Published: Thu, August 09, 2018
Money | By Armando Alvarado

NY just capped the number of Uber, Lyft vehicles

NY just capped the number of Uber, Lyft vehicles

Uber has blazed the trail for the ride-hailing industry by ignoring local regulations, clashing repeatedly with city governments and often threatening to shut down service in response to legislation.

Mayor Bill de Blasio, who has championed. The same companies are now pushing back on the new proposals, including telling users through social media and on their apps that the legislation could make rides more scarce and more expensive.

Even before the City Council voted 39-6 to impose a one-year cap on Uber and other for-hire vehicles, Speaker Corey Johnson had confessed the truth: "This is not going to solve the problem" of traffic congestion.

"It's critical for New York to regulate minimum fare rates - the only source of income for drivers - across the taxi and app-dispatch sectors, so no worker gets left behind", wrote councilmember Adrienne Adams in a New York Times op-ed. Ride-hailing services have an estimated 80,000 of the 120,000 available for-hire vehicle licenses in NY, the companies say.

A new report ordered by New York City regulators calls for a $17.22 minimum wage for ride-hail drivers.

The New York Taxi Workers Alliance, an 18,000-member union representing the city's taxi drivers, hailed the council's vote as a victory.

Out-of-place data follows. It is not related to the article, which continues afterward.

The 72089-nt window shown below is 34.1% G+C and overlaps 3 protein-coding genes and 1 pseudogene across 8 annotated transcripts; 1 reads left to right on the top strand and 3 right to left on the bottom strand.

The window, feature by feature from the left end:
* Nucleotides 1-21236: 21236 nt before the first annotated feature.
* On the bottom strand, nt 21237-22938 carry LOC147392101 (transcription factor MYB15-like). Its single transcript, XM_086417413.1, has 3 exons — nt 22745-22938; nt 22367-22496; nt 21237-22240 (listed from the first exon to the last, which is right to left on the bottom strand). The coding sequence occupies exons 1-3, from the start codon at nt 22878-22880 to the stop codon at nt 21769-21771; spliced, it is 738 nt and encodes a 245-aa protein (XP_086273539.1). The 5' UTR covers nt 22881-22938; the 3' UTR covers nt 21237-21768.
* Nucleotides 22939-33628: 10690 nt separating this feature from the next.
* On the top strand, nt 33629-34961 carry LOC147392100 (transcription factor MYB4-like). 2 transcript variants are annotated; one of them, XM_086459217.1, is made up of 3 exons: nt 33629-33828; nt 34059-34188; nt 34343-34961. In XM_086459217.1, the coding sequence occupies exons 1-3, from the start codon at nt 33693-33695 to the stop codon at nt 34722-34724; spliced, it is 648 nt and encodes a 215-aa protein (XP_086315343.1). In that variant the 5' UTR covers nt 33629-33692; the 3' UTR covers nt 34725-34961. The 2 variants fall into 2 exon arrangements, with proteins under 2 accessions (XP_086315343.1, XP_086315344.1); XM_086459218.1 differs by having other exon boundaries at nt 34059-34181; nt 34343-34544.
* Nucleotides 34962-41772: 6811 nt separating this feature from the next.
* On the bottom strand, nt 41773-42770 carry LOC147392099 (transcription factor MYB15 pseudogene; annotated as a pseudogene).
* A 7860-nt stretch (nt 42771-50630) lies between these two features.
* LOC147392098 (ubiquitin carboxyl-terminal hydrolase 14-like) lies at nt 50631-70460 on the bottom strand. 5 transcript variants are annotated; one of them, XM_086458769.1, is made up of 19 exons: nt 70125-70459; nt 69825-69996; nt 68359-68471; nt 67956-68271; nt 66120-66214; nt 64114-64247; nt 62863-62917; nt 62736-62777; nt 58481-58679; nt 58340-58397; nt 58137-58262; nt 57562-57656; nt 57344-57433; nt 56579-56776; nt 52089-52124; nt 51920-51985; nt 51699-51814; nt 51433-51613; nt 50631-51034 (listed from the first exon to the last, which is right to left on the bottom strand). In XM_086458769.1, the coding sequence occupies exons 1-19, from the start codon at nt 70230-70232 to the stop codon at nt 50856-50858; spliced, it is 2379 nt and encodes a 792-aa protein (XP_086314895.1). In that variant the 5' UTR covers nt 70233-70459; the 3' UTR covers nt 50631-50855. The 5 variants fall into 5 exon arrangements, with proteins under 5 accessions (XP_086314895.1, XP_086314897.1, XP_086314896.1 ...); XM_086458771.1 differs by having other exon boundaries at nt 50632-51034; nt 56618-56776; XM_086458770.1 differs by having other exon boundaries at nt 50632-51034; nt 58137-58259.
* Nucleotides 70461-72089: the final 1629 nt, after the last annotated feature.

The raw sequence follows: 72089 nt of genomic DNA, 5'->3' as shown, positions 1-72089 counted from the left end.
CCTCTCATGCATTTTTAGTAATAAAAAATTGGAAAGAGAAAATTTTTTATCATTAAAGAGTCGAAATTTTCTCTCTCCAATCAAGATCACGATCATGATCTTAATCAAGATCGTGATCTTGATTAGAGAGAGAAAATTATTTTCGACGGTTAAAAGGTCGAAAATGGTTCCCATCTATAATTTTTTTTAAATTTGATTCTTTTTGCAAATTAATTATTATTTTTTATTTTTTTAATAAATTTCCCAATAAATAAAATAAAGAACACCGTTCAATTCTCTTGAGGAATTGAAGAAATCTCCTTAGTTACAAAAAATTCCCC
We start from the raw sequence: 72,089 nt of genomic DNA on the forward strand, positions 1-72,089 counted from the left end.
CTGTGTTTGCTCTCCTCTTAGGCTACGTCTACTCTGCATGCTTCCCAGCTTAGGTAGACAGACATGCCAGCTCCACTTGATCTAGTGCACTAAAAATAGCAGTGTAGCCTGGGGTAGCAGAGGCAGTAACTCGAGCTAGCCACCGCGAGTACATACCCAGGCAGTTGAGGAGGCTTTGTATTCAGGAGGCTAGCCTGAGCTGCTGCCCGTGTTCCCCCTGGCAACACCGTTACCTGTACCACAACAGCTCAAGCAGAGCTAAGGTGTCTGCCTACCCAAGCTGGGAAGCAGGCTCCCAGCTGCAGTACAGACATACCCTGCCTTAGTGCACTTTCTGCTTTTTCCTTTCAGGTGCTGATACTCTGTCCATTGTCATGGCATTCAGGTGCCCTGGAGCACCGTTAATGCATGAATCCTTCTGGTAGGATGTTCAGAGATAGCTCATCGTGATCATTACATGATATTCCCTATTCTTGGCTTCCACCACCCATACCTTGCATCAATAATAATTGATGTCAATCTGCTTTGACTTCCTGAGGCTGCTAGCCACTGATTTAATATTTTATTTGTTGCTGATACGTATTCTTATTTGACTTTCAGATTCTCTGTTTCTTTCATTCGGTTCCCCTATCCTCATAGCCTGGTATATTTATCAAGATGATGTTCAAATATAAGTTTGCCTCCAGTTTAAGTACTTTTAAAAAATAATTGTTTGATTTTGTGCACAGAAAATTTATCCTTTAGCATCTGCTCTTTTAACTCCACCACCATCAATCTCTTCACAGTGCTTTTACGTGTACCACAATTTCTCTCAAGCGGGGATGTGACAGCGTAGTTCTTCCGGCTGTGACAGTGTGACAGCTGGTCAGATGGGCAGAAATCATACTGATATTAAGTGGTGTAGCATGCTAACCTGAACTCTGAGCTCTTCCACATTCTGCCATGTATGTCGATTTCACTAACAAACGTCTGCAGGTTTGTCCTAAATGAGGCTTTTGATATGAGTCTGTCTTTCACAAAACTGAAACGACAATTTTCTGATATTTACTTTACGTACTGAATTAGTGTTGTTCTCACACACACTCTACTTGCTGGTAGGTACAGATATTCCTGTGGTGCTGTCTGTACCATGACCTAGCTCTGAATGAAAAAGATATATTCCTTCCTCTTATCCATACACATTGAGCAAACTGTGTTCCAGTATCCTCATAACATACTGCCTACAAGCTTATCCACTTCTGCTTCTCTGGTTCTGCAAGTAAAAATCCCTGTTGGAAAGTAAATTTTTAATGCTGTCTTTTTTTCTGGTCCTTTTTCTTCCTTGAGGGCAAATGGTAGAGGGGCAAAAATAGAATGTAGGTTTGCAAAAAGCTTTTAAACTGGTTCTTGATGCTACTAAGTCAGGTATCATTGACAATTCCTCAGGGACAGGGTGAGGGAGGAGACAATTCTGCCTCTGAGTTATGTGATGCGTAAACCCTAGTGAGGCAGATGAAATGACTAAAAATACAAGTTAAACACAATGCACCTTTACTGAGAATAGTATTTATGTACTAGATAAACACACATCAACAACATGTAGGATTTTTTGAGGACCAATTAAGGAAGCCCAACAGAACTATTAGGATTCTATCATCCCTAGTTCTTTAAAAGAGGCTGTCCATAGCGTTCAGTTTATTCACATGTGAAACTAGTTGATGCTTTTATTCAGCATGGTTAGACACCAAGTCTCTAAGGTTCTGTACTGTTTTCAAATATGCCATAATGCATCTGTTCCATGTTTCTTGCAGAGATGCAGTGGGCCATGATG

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Around 80,000 drivers work for at least one of the big four app-based companies in NY, compared to 13,500 yellow cab drivers, it found. "It would also allow the Commission address incomes for app-based drivers, 85 percent of whom now make below minimum wage".

Uber spokeswoman Alix Anfang said the pause on new vehicle licenses 'will threaten one of the few reliable transportation options while doing nothing to fix the subways or ease congestion'. "And this victory belongs to New Yorkers and our allies who have stood with us to say, not one more death, not one more fallen driver crushed by poverty and despair".

But that growth has brought New York's iconic yellow cabs to their knees and since December, six yellow-cab drivers have committed suicide.

"And you know that yellow don't pick up black. We will survive, '" he said.

Supporters of ride-hailing services say they are needed, especially outside of Manhattan, where it can be hard to hail a yellow cab.

The industry hasn't seen this level of upheaval since the first half of the 20th century, when the medallion system was put in place to deal with issues of competition, said Graham Hodges, a professor at Colgate University. People of color and immigrants predominate among yellow cab drivers. By passing the proposal, NY becomes the first city in the country to impose these limitations. "That doesn't mean those flaws couldn't be remedied without destroying the system", he added.

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